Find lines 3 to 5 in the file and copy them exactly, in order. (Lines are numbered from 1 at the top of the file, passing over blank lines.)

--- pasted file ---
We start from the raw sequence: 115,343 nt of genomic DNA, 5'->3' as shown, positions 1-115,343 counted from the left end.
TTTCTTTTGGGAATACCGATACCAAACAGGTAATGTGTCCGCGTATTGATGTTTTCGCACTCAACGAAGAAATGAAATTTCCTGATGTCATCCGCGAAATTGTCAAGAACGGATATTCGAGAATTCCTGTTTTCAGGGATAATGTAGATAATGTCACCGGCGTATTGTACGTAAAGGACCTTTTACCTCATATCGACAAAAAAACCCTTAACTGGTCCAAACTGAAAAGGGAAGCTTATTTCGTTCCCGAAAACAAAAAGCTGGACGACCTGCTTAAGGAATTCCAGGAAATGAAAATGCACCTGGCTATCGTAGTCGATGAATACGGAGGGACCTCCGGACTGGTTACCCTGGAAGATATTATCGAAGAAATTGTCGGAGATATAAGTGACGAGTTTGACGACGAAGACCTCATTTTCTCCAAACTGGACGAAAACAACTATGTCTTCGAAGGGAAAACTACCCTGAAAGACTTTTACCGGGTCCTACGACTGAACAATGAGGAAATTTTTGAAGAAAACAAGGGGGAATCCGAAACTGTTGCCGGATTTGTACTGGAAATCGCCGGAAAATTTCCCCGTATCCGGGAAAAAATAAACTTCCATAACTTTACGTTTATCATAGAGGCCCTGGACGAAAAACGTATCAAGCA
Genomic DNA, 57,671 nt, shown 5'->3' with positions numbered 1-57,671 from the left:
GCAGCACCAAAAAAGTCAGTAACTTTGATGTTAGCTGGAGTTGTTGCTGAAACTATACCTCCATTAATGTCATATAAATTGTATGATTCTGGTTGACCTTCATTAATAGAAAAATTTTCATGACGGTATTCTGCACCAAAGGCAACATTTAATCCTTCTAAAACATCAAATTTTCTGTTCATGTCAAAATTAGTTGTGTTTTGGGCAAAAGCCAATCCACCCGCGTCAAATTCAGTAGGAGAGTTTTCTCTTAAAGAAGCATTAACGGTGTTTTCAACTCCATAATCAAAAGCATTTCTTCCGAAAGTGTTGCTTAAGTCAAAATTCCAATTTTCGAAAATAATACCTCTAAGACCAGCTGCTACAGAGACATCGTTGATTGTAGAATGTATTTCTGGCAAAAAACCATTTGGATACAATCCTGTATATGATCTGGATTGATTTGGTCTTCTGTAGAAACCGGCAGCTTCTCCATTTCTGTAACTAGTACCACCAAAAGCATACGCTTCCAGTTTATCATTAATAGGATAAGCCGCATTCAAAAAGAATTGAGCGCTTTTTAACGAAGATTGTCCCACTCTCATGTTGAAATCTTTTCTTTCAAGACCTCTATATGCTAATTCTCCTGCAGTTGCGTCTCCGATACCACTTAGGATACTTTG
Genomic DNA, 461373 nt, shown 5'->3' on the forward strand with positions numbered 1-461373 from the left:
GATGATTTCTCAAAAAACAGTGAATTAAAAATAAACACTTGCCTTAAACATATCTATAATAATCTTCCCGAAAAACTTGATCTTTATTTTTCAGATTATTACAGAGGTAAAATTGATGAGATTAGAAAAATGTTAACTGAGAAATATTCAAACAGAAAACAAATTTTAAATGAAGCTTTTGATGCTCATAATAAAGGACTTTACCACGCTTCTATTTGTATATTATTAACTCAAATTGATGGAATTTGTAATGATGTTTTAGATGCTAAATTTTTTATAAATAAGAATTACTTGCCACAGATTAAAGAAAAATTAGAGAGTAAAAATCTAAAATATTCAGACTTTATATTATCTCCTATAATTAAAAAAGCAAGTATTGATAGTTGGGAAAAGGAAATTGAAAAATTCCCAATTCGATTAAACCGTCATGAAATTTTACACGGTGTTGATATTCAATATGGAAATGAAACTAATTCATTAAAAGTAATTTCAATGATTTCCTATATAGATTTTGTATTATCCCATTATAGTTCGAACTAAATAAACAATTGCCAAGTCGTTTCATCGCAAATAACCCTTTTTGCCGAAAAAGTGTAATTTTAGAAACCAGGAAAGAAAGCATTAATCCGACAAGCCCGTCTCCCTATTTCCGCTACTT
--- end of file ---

Genomic DNA, 57,671 nt, shown 5'->3' with positions numbered 1-57,671 from the left:
GCAGCACCAAAAAAGTCAGTAACTTTGATGTTAGCTGGAGTTGTTGCTGAAACTATACCTCCATTAATGTCATATAAATTGTATGATTCTGGTTGACCTTCATTAATAGAAAAATTTTCATGACGGTATTCTGCACCAAAGGCAACATTTAATCCTTCTAAAACATCAAATTTTCTGTTCATGTCAAAATTAGTTGTGTTTTGGGCAAAAGCCAATCCACCCGCGTCAAATTCAGTAGGAGAGTTTTCTCTTAAAGAAGCATTAACGGTGTTTTCAACTCCATAATCAAAAGCATTTCTTCCGAAAGTGTTGCTTAAGTCAAAATTCCAATTTTCGAAAATAATACCTCTAAGACCAGCTGCTACAGAGACATCGTTGATTGTAGAATGTATTTCTGGCAAAAAACCATTTGGATACAATCCTGTATATGATCTGGATTGATTTGGTCTTCTGTAGAAACCGGCAGCTTCTCCATTTCTGTAACTAGTACCACCAAAAGCATACGCTTCCAGTTTATCATTAATAGGATAAGCCGCATTCAAAAAGAATTGAGCGCTTTTTAACGAAGATTGTCCCACTCTCATGTTGAAATCTTTTCTTTCAAGACCTCTATATGCTAATTCTCCTGCAGTTGCGTCTCCGATACCACTTAGGATACTTTG
Genomic DNA, 461373 nt, shown 5'->3' on the forward strand with positions numbered 1-461373 from the left: